Matilda

I have a confession about this one.

I didn’t actually read it.

I’m ashamed to admit it, but I have never, in my entire life, picked up a physical copy of this book and read it through start to finish.

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Instead, I listened to it on Audible, narrated by the lovely and brilliant Kate Winslet.

Usually, I insist on reading a book before I would even think of getting the Audible version of it. (For one thing, audiobooks are expensive.) But they had a sale, and I was weak. Can books on sale be my weakness? I think that’s allowed.

It had better be allowed. Otherwise, I might be in trouble.

Anyway, if you haven’t heard the audio version of Matilda, please go buy it immediately and listen to it. It was incredible. Kate Winslet is a brilliant and wonderfully expressive reader, and her interpretation of this lovely little story was beyond charming. I was hooked from the first chapter.

As most of us probably know, Matilda is the story of a brilliant little girl growing up in a family that is—how shall we say—less brilliant. Her father is a crooked car salesman, and her mother plays bingo every afternoon. And so, little Matilda is left alone every day to fend for herself and find her own amusement. And every day, little Matilda walks herself down to the village library to sit in the big armchair that is much too large for her and read a book. Within a few weeks, she has read all of the children’s books the library has to offer, and the librarian offers her another, larger book. By Charles Dickens.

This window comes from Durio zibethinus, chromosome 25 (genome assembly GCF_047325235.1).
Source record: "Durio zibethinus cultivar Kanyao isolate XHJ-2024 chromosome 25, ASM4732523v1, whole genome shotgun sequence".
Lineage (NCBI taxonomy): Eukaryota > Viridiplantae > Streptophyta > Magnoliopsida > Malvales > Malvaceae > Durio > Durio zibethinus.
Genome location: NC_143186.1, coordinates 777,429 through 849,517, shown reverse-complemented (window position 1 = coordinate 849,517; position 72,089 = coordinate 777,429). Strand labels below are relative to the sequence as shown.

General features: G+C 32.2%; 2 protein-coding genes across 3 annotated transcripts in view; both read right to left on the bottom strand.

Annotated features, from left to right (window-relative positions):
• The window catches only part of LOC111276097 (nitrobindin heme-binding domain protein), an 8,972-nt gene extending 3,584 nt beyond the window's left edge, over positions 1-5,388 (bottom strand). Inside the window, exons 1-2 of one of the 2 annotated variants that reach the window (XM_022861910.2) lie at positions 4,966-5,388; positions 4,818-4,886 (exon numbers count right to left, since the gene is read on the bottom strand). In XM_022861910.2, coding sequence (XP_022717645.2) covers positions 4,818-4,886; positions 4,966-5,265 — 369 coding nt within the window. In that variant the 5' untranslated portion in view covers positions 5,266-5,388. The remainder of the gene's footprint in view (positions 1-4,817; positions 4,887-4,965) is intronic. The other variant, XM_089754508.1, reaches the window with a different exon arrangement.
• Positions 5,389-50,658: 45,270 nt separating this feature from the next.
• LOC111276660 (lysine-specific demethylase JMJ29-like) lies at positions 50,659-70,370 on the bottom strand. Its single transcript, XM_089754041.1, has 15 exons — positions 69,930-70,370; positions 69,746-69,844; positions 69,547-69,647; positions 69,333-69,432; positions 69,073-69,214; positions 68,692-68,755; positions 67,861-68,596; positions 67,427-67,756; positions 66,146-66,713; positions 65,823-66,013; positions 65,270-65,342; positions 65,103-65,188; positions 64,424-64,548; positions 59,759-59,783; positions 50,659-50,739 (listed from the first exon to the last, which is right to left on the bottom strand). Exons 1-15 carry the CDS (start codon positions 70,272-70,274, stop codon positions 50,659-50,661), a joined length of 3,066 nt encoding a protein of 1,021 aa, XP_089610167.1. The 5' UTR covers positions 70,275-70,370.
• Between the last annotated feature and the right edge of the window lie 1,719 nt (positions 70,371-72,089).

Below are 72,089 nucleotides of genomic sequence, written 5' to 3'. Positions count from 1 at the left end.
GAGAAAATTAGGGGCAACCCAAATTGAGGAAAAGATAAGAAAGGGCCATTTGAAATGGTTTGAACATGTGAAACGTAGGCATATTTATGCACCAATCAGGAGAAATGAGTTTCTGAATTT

And so the classical education of a five year old begins. Matilda reads everything that she can get her hands on, and by the time she enters school, she is better read than many adults.

Miss Honey, her lovely young school teacher, is enchanted with Matilda’s potential, but thanks to a bullying headmistress—a woman as vicious as she is intimidating—Matilda is confined to the bottom class. With nothing to challenge her young mind, she quickly grows bored, and strange things begin to happen.

Thus begins one of my new favorite children’s books. Matilda was charming and witty, and in some ways, went far beyond the reaches of a regular children’s book. I found it a wonderful new treasure to add to my list of books read this year. Hopefully, one of these days, I’ll be able to sit down and read the book for myself.

Until then, I’ll continue to enjoy Kate Winslet’s version.

One thought on “Matilda

  1. Pingback: Miss Honey | Ramblings of an Obsessive Bookworm

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